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  • Yay! I feel like this research came out like 10 years ago… When I started teaching yoga there was a ton of research starting to come out, as that was the beginning of the yoga trend in the US πŸ™‚ Kripalu has offered many programs and trainings specifically around Yoga for Trauma and other mental health related yoga trainings.

    Read my article! I just wrote about how yoga helped me in the personal story section of MIA. Glad you are sharing this info now. We need reminders sometimes to simply move our bodies to feel better.

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  • “The only new thing would be if anybody was prepared finally to do something about it.” I agree 100%. I now know that my experience of altered states was rooted in my childhood trauma that I denied for many years. It is sad that this information comes out and it seems there really is nothing that can be done about it on a larger, systemic scale. As long as there is big pharma and marketing campaigns, and as long as our society operates in such a way that does not support an individual’s rest, grieving, or healing, and the time it takes to go through that process, I don’t see anything changing, unless it is on a case by case basis with practitioners.

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  • Hey Grace! Sorry for the delay in response. My coach was originally trained in somatic experiencing: https://traumahealing.org/

    She has since added many other modalities, and she talks a lot about brain retraining and retraining the nervous system. I felt safe with her because she believes in healing the nervous system, and takes an approach of empowering clients with tools for self-regulation, which ultimately gives a person more choice in their life. Less reactivity = more autonomy over choosing a life, relationships, and responses to stress that are life giving. You may also be interested in people who are trained by Richard Strozzi: https://strozziinstitute.com/coaching-directory/ – I’d love to do his training! Reach out if you have more questions or want to connect! <3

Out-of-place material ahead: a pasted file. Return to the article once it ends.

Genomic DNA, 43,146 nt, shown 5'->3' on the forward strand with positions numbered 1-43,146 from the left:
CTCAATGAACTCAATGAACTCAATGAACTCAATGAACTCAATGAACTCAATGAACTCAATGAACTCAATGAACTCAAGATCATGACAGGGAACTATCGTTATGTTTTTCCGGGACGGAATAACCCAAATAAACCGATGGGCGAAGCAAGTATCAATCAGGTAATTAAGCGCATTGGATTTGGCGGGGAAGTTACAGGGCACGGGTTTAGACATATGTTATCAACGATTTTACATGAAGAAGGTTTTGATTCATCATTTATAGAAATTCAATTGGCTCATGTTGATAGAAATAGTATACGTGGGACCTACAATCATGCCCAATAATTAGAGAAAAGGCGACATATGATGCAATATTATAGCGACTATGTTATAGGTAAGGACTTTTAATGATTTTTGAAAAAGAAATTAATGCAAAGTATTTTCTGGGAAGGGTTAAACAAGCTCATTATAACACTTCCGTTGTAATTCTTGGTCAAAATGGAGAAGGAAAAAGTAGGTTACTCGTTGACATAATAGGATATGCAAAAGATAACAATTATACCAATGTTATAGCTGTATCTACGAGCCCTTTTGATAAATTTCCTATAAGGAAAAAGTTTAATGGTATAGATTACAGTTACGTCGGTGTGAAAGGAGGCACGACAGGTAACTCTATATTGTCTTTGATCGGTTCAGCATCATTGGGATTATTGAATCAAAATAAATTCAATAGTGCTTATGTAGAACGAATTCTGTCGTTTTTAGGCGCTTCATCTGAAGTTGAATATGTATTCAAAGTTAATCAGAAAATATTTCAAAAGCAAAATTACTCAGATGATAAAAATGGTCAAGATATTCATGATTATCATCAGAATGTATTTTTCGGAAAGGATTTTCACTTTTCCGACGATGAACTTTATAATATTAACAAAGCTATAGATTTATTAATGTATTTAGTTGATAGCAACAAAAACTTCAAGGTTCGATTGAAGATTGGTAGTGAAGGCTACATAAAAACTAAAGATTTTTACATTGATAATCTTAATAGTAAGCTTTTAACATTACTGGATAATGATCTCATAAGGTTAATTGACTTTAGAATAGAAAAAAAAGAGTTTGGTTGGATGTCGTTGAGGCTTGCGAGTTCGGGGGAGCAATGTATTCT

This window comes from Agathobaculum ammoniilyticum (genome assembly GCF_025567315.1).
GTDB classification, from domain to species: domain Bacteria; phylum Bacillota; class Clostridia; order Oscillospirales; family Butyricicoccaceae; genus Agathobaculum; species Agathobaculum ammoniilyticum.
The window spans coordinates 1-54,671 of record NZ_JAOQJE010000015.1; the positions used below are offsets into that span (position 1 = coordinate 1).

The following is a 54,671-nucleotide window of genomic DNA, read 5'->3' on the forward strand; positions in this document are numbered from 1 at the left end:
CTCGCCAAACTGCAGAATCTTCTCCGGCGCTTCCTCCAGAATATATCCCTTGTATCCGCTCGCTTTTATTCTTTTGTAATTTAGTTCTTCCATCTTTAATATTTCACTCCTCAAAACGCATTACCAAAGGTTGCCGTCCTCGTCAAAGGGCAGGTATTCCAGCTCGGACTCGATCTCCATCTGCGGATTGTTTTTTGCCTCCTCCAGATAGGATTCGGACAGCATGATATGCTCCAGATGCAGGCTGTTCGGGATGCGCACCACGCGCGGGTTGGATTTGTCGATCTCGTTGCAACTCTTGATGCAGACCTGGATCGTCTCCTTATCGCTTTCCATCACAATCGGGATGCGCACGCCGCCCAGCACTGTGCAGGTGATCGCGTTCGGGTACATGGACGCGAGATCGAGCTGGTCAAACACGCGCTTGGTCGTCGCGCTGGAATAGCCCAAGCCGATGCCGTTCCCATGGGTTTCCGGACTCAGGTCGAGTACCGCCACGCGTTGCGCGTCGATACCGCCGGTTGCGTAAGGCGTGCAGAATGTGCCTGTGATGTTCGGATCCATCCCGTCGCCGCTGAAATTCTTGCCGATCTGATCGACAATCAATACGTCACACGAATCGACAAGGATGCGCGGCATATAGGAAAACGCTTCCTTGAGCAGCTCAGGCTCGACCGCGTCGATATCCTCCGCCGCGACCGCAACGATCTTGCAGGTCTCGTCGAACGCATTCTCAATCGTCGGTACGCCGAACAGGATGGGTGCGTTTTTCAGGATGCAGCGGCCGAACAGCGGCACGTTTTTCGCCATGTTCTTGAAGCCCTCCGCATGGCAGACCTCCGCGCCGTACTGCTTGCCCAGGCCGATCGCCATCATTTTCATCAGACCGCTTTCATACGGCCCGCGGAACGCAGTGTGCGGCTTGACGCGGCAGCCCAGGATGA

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  • Charnell – I love that you are recognizing the power and agency you have over your life. I hope you continue to show love and compassion for yourself as you heal and experience life without medication. I had a very unrealistic picture of who I would be and what my life would be like when I became drug free. I am still working on reclaiming my identity and discovering my true self. Trust yourself. Trust your body. And keep listening to your body. I had no idea what it meant to nurture myself, but I feel like that is a very important element of healing and recovering from these kinds of experiences. Feel free to reach out if you want to connect and keep doing what you’re doing! <3